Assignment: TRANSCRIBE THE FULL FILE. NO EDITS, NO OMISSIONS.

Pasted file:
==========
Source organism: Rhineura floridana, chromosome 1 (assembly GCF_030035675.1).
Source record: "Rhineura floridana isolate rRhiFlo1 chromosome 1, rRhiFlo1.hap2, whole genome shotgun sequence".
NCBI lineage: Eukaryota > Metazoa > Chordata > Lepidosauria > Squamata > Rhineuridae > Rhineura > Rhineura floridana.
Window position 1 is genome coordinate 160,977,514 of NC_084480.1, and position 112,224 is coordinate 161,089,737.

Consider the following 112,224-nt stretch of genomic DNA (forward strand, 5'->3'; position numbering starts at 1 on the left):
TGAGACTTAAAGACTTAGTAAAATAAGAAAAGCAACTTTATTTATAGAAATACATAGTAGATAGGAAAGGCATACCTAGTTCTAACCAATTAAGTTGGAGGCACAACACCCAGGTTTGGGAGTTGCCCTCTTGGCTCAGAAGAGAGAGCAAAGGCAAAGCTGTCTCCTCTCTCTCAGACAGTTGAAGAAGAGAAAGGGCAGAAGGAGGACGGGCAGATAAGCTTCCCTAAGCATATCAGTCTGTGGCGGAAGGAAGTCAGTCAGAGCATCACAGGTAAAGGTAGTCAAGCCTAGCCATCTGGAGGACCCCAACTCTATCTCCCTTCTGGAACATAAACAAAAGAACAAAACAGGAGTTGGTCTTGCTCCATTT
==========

Source organism: Rhineura floridana, chromosome 1 (assembly GCF_030035675.1).
Source record: "Rhineura floridana isolate rRhiFlo1 chromosome 1, rRhiFlo1.hap2, whole genome shotgun sequence".
NCBI lineage: Eukaryota > Metazoa > Chordata > Lepidosauria > Squamata > Rhineuridae > Rhineura > Rhineura floridana.
Window position 1 is genome coordinate 160,977,514 of NC_084480.1, and position 112,224 is coordinate 161,089,737.

Consider the following 112,224-nt stretch of genomic DNA (forward strand, 5'->3'; position numbering starts at 1 on the left):
TGAGACTTAAAGACTTAGTAAAATAAGAAAAGCAACTTTATTTATAGAAATACATAGTAGATAGGAAAGGCATACCTAGTTCTAACCAATTAAGTTGGAGGCACAACACCCAGGTTTGGGAGTTGCCCTCTTGGCTCAGAAGAGAGAGCAAAGGCAAAGCTGTCTCCTCTCTCTCAGACAGTTGAAGAAGAGAAAGGGCAGAAGGAGGACGGGCAGATAAGCTTCCCTAAGCATATCAGTCTGTGGCGGAAGGAAGTCAGTCAGAGCATCACAGGTAAAGGTAGTCAAGCCTAGCCATCTGGAGGACCCCAACTCTATCTCCCTTCTGGAACATAAACAAAAGAACAAAACAGGAGTTGGTCTTGCTCCATTT